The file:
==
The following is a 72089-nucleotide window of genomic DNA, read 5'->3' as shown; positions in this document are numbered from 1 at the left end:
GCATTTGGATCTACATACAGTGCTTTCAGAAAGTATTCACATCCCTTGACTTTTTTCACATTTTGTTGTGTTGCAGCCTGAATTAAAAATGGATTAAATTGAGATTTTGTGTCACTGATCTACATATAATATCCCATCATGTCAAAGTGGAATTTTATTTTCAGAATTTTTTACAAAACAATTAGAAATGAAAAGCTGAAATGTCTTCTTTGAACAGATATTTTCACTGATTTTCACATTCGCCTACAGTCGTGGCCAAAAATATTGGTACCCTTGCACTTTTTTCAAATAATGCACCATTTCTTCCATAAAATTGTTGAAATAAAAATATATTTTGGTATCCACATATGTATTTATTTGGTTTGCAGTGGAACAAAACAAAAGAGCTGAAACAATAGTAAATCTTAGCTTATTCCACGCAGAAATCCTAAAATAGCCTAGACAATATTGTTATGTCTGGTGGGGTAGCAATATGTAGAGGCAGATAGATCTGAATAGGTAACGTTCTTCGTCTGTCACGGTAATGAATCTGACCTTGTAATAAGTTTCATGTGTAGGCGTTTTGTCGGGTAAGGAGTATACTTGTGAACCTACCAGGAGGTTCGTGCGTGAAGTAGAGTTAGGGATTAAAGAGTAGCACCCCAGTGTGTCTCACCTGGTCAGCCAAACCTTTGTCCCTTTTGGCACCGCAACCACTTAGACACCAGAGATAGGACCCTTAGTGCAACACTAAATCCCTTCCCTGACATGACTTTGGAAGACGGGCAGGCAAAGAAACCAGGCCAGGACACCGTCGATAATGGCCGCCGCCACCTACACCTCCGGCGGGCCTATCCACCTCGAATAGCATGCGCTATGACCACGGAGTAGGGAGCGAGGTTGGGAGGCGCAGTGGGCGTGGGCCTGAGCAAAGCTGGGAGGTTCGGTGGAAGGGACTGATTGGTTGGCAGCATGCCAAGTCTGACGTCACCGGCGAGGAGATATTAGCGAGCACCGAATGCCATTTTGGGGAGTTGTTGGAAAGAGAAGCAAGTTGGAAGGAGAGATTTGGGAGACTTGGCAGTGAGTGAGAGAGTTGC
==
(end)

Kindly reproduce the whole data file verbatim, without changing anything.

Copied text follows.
The following is a 72089-nucleotide window of genomic DNA, read 5'->3' as shown; positions in this document are numbered from 1 at the left end:
GCATTTGGATCTACATACAGTGCTTTCAGAAAGTATTCACATCCCTTGACTTTTTTCACATTTTGTTGTGTTGCAGCCTGAATTAAAAATGGATTAAATTGAGATTTTGTGTCACTGATCTACATATAATATCCCATCATGTCAAAGTGGAATTTTATTTTCAGAATTTTTTACAAAACAATTAGAAATGAAAAGCTGAAATGTCTTCTTTGAACAGATATTTTCACTGATTTTCACATTCGCCTACAGTCGTGGCCAAAAATATTGGTACCCTTGCACTTTTTTCAAATAATGCACCATTTCTTCCATAAAATTGTTGAAATAAAAATATATTTTGGTATCCACATATGTATTTATTTGGTTTGCAGTGGAACAAAACAAAAGAGCTGAAACAATAGTAAATCTTAGCTTATTCCACGCAGAAATCCTAAAATAGCCTAGACAATATTGTTATGTCTGGTGGGGTAGCAATATGTAGAGGCAGATAGATCTGAATAGGTAACGTTCTTCGTCTGTCACGGTAATGAATCTGACCTTGTAATAAGTTTCATGTGTAGGCGTTTTGTCGGGTAAGGAGTATACTTGTGAACCTACCAGGAGGTTCGTGCGTGAAGTAGAGTTAGGGATTAAAGAGTAGCACCCCAGTGTGTCTCACCTGGTCAGCCAAACCTTTGTCCCTTTTGGCACCGCAACCACTTAGACACCAGAGATAGGACCCTTAGTGCAACACTAAATCCCTTCCCTGACATGACTTTGGAAGACGGGCAGGCAAAGAAACCAGGCCAGGACACCGTCGATAATGGCCGCCGCCACCTACACCTCCGGCGGGCCTATCCACCTCGAATAGCATGCGCTATGACCACGGAGTAGGGAGCGAGGTTGGGAGGCGCAGTGGGCGTGGGCCTGAGCAAAGCTGGGAGGTTCGGTGGAAGGGACTGATTGGTTGGCAGCATGCCAAGTCTGACGTCACCGGCGAGGAGATATTAGCGAGCACCGAATGCCATTTTGGGGAGTTGTTGGAAAGAGAAGCAAGTTGGAAGGAGAGATTTGGGAGACTTGGCAGTGAGTGAGAGAGTTGC